In Aquatech, H2O did not expressly name which licenced operators would be dedicated to the contract work in its RFP response. However, H2O provided “an organization chart and information about how it deals with staffing and recruiting” and “a list of nine names and their qualifications which exceeded the requirements in the request for proposal.” The court held that in providing this information and representing that “it would have the requisite staffing in place to perform the contract”, H2O had committed to comply with the mandatory condition of the RFP documents. Thus, H2O’s bid was compliant with the RFP documents under the strict compliance exception from Double N.
Contract A, Mandatory Compliance – Discretion Clauses & Substantial Compliance
Notwithstanding the overarching mandatory tender compliance imposed by Contract A, many owners will include in their tender documents a discretion clause. Discretion clauses generally stipulate that the owner will have the right to waive minor errors, omissions or irregularities in a bid. Discretion clauses are generally upheld as valid where the allegedly non-compliant bid is substantially compliant: Steelmac Ltd v. Nova Scotia (Attorney General), 2007 NSSC 156. A non-compliant bid will be substantially compliant if, objectively, it does not deviate from the mandatory requirements of the tender documents in a material way: Graham Industrial Services Ltd v. Greater Vancouver Water District, 2004 BCCA 5. As an example, some considerations that ought to be evaluated when determining whether a non-compliance is objectively material are: (i) whether the non-compliance gives the non-compliant bidder an unfair advantage over other bidders, (ii) whether the non-compliance truly matters, (iii) the language of the relevant provisions of the tender, and (iv) the degree to which the bid is non-compliant.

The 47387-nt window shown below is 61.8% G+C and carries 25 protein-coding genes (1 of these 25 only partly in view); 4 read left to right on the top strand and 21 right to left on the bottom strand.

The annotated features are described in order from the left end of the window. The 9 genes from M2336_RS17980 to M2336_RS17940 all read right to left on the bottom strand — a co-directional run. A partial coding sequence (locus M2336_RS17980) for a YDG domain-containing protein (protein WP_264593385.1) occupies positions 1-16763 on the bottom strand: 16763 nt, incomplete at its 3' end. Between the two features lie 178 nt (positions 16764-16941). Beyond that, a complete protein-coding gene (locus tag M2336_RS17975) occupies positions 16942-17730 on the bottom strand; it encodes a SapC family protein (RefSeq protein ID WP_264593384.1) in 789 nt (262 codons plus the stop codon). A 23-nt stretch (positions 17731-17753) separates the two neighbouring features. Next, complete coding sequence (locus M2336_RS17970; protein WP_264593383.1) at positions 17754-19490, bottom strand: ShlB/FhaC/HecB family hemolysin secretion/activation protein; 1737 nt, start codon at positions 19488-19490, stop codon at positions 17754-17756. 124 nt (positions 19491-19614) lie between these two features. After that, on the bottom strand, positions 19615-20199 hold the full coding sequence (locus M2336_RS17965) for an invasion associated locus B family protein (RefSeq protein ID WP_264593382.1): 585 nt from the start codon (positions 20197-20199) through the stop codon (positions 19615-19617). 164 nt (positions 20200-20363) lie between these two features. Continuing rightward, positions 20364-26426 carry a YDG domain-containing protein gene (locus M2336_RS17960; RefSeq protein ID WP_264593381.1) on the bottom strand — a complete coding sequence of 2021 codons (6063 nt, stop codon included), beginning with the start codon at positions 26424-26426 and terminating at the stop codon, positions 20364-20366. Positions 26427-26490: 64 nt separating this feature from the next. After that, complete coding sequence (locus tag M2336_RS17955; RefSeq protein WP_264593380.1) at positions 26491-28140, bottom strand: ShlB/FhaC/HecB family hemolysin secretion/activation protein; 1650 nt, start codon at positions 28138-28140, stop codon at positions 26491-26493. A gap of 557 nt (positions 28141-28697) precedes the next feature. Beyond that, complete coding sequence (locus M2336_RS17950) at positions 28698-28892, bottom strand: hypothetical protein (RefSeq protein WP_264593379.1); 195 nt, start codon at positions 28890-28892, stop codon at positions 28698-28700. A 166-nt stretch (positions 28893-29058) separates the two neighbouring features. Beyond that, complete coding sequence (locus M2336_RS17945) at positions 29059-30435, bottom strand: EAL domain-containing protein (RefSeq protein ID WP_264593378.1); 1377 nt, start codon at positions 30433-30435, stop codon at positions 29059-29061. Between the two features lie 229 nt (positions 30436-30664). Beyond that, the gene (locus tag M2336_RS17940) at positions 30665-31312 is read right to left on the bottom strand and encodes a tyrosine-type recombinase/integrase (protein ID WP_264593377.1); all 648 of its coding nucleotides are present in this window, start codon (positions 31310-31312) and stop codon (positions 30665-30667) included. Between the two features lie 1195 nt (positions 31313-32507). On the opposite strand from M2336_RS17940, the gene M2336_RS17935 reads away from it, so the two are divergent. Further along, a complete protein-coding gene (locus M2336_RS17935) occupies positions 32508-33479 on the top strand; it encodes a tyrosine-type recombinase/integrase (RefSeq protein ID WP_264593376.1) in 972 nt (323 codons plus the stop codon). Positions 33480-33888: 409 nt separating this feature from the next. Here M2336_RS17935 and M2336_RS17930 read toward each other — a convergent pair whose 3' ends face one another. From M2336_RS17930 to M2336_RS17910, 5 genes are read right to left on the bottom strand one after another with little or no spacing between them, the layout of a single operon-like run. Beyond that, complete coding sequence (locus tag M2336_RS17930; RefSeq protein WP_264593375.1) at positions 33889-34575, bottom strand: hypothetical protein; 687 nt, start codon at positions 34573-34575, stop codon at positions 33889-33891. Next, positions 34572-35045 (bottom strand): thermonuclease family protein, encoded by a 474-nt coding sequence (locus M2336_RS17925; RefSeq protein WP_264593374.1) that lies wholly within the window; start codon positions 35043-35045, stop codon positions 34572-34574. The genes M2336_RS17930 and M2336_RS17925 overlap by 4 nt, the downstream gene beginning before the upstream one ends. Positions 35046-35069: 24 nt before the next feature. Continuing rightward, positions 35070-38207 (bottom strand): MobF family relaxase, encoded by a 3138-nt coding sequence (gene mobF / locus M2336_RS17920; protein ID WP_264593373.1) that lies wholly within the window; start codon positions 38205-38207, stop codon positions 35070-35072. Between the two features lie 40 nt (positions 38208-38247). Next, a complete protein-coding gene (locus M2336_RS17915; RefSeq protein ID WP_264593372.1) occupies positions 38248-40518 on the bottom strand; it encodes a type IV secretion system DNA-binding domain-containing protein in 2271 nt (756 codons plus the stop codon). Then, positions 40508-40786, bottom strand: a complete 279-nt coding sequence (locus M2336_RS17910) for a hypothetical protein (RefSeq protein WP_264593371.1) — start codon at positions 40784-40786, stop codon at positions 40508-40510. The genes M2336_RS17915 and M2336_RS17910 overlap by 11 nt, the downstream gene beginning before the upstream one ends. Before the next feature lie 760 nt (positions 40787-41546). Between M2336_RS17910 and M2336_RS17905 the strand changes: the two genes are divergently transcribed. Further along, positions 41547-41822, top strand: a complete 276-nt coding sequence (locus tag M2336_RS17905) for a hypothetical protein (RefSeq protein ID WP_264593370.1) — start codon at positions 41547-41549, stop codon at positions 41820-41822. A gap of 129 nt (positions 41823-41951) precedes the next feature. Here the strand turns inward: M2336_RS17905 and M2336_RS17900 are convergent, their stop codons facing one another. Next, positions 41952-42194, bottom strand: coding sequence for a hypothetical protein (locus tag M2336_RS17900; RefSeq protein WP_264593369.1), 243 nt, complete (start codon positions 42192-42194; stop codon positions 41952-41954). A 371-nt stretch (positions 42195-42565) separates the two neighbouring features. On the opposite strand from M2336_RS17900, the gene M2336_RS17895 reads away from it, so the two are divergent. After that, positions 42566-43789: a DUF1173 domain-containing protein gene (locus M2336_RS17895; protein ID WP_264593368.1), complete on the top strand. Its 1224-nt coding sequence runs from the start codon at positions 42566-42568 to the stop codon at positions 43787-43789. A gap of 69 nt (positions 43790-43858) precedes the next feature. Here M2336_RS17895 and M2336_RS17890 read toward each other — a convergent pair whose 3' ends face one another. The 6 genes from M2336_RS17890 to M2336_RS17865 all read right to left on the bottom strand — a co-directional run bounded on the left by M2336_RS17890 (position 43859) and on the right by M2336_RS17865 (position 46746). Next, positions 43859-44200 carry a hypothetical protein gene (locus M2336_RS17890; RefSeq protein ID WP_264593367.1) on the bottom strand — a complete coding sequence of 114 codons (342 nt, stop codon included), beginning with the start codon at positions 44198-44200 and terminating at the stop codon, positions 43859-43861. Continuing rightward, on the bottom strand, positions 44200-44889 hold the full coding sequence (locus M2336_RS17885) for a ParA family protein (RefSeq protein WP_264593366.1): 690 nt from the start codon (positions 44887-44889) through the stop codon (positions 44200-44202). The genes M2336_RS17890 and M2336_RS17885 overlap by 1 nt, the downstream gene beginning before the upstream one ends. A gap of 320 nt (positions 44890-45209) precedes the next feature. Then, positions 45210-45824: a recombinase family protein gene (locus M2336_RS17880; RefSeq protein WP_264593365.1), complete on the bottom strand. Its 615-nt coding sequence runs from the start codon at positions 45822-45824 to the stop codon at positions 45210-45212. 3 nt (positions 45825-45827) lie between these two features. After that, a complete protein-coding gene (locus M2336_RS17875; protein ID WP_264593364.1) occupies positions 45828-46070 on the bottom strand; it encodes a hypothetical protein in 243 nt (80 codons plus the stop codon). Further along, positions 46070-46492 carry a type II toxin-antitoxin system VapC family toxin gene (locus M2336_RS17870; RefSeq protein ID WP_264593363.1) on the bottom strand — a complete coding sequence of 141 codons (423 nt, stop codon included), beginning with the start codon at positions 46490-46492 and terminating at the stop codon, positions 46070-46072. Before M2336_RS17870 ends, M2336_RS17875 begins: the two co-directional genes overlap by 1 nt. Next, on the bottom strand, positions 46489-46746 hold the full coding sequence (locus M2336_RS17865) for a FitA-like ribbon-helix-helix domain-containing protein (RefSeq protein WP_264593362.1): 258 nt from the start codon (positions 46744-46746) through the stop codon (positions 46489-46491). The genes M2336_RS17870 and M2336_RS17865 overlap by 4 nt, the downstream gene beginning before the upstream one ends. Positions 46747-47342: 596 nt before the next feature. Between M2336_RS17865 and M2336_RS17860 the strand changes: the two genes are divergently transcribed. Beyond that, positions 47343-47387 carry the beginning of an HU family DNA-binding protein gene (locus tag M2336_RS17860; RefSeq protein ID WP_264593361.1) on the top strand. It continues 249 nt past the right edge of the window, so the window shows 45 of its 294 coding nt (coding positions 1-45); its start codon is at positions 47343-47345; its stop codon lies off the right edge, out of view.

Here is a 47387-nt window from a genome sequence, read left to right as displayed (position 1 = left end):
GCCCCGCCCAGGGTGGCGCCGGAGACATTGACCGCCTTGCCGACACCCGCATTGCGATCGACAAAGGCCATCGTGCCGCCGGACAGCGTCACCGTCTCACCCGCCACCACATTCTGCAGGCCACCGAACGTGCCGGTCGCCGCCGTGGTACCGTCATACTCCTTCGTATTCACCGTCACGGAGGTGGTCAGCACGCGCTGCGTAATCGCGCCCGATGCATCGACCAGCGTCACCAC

In Aquatech, Alberta’s tender documents included a discretion clause which stated that Alberta could “waive an irregularity or noncompliance with the requirements of this [RFP] where the irregularity or noncompliance is minor or inconsequential.” The court held that H2O’s bid was substantially compliant and that Alberta was justified in waiving the minor non-compliance. In so doing, the court rightfully considered “the conditions of tender, matters affecting fairness to other bidders, impact on price and work in relation to the overall bid price and nature of work”. H2O’s bid was substantially compliant because its RFP response committed to staffing the project in accordance with the RFP documents and the failure to allocate specific licenced operators to the contract was not unfair to other bidders and did not affect the bid price or nature of the work.
Although the Court of Appeal for Alberta ultimately held that H2O’s failure to specify which of its listed licenced pump operators would be assigned to the project was not a material and substantial non-compliance, this is not a rule that can be applied universally. In completing an objective analysis for material bid non-compliance, reference must always be made to the underlying facts and tender provisions. For example, where tender documents include a privilege clause, an owner is permitted to take a more nuanced view of project cost than just the bottom-line price. In such a case, a failure to provide specific names and qualifications of key project personnel may be found to be a substantial and material non-compliance. In Aquatech, the project team members at issue were Level I Certified Water and Waste Wastewater Operators as prescribed by the regulations of the Environmental Protection and Enhancement Act, R.S.A. 2000, c. E-12. The court effectively held that employing one licenced operator on the project over another would not have an impact on work in relation to the nature of the work. On many projects, however, the specific individuals that populate the project management team are of critical importance to the project. Certainly not all project managers, superintendents, engineers, architects or other project leaders are identical. To avoid any undesired scrutiny over the compliance of one’s bid, bidders would do well to name specific intended project team members on their tender submissions where requested. Should an intended project team member become unavailable at some point after contract award, depending on the language of the contract, it is likely that a replacement could be installed with the consent of the owner.